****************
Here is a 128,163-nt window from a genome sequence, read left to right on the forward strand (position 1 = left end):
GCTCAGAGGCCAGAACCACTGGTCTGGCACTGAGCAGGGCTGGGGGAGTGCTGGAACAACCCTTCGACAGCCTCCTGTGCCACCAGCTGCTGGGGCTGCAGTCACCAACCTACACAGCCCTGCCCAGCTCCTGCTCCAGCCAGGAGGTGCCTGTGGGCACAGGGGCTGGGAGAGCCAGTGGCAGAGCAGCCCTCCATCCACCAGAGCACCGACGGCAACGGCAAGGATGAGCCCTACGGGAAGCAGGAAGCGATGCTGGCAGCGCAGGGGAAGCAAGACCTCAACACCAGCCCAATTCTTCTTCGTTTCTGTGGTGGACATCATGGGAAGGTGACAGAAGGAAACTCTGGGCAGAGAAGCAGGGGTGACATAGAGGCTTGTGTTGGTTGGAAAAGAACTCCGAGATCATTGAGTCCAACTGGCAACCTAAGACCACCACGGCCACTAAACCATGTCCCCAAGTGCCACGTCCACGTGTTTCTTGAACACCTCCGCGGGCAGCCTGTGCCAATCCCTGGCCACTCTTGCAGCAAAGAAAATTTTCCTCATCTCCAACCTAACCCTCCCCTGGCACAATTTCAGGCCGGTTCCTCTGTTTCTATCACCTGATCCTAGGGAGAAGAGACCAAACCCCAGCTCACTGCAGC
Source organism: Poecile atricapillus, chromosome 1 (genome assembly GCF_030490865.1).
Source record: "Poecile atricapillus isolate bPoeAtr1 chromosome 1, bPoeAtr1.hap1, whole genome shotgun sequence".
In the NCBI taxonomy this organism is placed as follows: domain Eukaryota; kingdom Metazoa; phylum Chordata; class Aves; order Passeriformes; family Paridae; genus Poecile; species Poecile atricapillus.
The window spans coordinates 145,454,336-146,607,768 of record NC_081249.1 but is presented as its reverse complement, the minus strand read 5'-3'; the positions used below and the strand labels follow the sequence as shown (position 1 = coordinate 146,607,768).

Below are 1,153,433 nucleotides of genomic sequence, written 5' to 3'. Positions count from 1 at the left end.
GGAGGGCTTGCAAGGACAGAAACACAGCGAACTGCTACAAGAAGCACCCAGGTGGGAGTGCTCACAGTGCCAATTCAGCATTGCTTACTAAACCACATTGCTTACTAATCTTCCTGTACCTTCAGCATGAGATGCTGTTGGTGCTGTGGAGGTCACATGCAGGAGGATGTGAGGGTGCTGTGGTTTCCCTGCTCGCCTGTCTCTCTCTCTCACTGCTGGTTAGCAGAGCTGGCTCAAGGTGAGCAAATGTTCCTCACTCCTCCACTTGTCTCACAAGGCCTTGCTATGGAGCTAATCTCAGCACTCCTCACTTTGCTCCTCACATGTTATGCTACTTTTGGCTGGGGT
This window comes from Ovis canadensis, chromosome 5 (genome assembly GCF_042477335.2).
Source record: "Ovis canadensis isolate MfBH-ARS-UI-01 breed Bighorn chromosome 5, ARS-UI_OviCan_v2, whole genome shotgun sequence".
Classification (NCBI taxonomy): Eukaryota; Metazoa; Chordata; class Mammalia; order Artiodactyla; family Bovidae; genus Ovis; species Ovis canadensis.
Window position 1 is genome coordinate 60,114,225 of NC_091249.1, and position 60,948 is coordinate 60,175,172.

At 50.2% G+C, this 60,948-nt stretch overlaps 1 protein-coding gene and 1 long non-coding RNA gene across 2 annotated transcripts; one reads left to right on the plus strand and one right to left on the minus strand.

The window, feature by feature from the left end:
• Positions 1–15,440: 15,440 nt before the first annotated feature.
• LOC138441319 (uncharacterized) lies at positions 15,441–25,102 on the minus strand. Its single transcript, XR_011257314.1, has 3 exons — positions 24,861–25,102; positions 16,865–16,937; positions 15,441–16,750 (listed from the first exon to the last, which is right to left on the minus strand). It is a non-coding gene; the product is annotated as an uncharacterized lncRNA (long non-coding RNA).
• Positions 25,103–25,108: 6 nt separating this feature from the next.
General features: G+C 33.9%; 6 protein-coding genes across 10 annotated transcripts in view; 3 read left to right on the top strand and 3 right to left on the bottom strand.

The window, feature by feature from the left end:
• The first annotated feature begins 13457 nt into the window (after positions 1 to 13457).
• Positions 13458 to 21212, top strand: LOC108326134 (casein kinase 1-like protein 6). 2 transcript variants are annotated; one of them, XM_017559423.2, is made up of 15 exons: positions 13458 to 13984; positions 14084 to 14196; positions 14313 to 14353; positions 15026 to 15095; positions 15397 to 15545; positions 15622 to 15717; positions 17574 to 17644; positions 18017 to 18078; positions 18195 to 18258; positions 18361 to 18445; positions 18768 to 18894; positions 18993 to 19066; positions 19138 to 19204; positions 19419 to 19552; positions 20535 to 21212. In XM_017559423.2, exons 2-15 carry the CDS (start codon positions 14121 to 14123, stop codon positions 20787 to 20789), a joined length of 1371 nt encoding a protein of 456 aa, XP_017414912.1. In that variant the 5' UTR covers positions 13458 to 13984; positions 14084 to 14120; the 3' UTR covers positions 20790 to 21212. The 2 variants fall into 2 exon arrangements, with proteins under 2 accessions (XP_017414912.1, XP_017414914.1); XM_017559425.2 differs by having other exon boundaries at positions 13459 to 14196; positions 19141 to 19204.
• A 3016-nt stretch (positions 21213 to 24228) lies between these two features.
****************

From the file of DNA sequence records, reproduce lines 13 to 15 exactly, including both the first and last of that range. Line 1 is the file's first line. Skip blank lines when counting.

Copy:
At 50.2% G+C, this 60,948-nt stretch overlaps 1 protein-coding gene and 1 long non-coding RNA gene across 2 annotated transcripts; one reads left to right on the plus strand and one right to left on the minus strand.

The window, feature by feature from the left end:
• Positions 1–15,440: 15,440 nt before the first annotated feature.